If any part of that site had any basis in fact, Eugenie C. Scott of the National Center for Science Education (which really ought to call itself National Co-ordinators of Perpetuating the Evolutionary Fraud in Government Schools) would be all over that and would never stop talking about it.

      Absolutely nobody would publish anything like that if he really “meant it.” Certainly not on a site that allowed access without so much as a password. A link like that, to anything other than the home page, should lead to an HTTP 403 error page.

  17. Fergus Mason says:

    “Do you know anything about this so-called document, then?”

    Yes. So do the DIscovery Institute. They’ve admitted writing it.

    • Terry A. Hurlbut says:

      That’s not quite the impression I get from the “explanation” you linked to later.

  18. Fergus Mason says:

    “Eugenie C. Scott of the National Center for Science Education (which really ought to call itself National Co-ordinators of Perpetuating the Evolutionary Fraud in Government Schools) would be all over that and would never stop talking about it.”

    Eugenie Scott (an extremely pleasant person, by the way) has talked about the Wedge Document at length. NCSE discuss it here:

    http://ncse.com/creationism/general/wedge-document

    • Terry A. Hurlbut says:

      Just so everyone knows: I have no independent corroboration that the Discovery Institute’s document is the same as the document at the site calling itself “antievolution.com.”

  19. Fergus Mason says:

    The Discovery Institute’s explanation of the Wedge Document:

    http://www.discovery.org/scripts/viewDB/filesDB-download.php?id=349

  20. Fergus Mason says:

    “Just so everyone knows: I have no independent corroboration that the Discovery Institute’s document is the same as the document at the site calling itself “antievolution.com.””

    You don’t? No problem; here you go:

    http://www.discovery.org/scripts/viewDB/filesDB-download.php?id=349

  21. CowHammer says:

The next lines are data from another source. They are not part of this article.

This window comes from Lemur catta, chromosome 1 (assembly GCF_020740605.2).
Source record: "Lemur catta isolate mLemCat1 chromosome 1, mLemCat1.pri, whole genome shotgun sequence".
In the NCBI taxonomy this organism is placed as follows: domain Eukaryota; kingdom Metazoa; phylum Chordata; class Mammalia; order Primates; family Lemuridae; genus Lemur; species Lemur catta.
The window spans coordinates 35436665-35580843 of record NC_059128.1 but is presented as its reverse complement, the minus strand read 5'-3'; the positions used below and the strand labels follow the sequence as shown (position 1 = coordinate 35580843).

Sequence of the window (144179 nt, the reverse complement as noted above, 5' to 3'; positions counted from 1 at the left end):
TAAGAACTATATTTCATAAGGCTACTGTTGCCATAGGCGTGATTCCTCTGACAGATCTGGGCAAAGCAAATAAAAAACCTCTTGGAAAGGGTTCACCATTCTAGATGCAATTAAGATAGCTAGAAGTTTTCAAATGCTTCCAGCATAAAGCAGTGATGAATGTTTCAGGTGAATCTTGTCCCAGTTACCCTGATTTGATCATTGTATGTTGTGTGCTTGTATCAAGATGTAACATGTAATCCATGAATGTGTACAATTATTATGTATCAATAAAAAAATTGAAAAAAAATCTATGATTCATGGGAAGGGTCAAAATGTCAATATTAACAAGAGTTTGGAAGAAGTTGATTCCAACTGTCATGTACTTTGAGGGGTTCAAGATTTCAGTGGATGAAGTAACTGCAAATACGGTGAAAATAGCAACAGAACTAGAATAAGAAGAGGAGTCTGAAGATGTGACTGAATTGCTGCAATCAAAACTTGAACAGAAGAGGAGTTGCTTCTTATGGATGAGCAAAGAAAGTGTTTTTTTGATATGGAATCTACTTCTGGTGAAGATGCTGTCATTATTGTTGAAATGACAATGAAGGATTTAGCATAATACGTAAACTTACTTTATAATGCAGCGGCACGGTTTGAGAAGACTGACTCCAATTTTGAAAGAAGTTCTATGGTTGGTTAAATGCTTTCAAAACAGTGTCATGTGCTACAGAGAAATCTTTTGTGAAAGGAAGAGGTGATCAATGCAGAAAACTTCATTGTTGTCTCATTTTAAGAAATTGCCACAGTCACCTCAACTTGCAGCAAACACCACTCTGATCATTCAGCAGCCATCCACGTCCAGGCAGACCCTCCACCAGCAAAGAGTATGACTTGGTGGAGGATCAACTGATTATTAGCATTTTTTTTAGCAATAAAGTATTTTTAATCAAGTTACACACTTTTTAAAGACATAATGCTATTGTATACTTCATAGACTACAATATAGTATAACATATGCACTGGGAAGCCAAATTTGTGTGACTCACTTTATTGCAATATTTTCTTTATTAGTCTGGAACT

‘Just so everyone knows: I have no independent corroboration that the Discovery Institute’s document is the same as the document at the site calling itself “antievolution.com.”’

    Seeing as how DI isn’t about to host the paper anymore since it’s been a bit of an embarrassment, you can dig up an archive of their website:

    http://web.archive.org/web/19961103063558/www.discovery.org/aboutcrsc.html

    Which is the exact intro to the wedge document. If you want a scan of the original document, see here:

    http://www.antievolution.org/features/wedge.pdf

  22. Geno says:

    Terry wrote:
    I do not comment on stories that I hear first from my intellectual adversaries, who would have a motive to lie to me. (And, I maintain, have lied to me before this.)

    Geno answers:
    So, rather than inspect the documentation, you simply reject if because of the source and call that source a liar. Would you care to back that (unfounded) allegation up?

    On the other hand, you claimed had agreed to a debate with Dr. Brown and backed out. IIRC, the term you used was “lily-livered.” The fact is there never was an agreement between Brown and I for a debate, and you knew (or should have known) it.

    Terry wrote:
    That site is so bad that it even gives “amateurish” a bad name. I suggest to anyone even thinking of following that link: don’t bother. It is a fraud of a particularly invidious kind: a frame, and not a very elaborate frame either.

    Geno answers:
    A second unsubstantiated accusation of misconduct.

    Terry wrote:
    Maybe you set that up, Geno. It wouldn’t surprise me in the slightest.

    Geno answers:
    A third unsubstantiated allegation of misconduct.

    How about if you could read the document directly from the source? DI provides access to a copy at their website. Fergus provided the link. Will you now accuse me of hacking the DI website and setting up a dummy document?

    Terry wrote:
    If any part of that site had any basis in fact, Eugenie C. Scott of the National Center for Science Education … would be all over that and would never stop talking about it.

    Geno answers:
    Do you mean like this:
    http://ncse.com/creationism/general/wedge-document
    and this:
    http://ncse.com/files/pub/creationism/The_Wedge_Strategy.pdf
    and this:
    http://ncse.com/creationism/analysis/wedge-at-work
    and this:
    http://ncse.com/rncse/26/1-2/my-role-kitzmiller-v-dover-0

    and another 150+ hits on a search at the NCSE website? Is that what you mean?

    Terry wrote:
    Absolutely nobody would publish anything like that if he really “meant it.” Certainly not on a site that allowed access without so much as a password

    Geno answers:
    IIRC, the “Wedge Strategy” document became public as the result of an internal “leak.” DI confirms the autheticity of the Wedge Strategy document. They claim it was intended as a fundraiser. Fergus has provided a link to DI’s statement. If it was intended for use as a fundraiser, it’s the only one I’ve ever seen that never mentioned money or a need for money.

Leave a Reply

This site uses Akismet to reduce spam. Learn how your comment data is processed.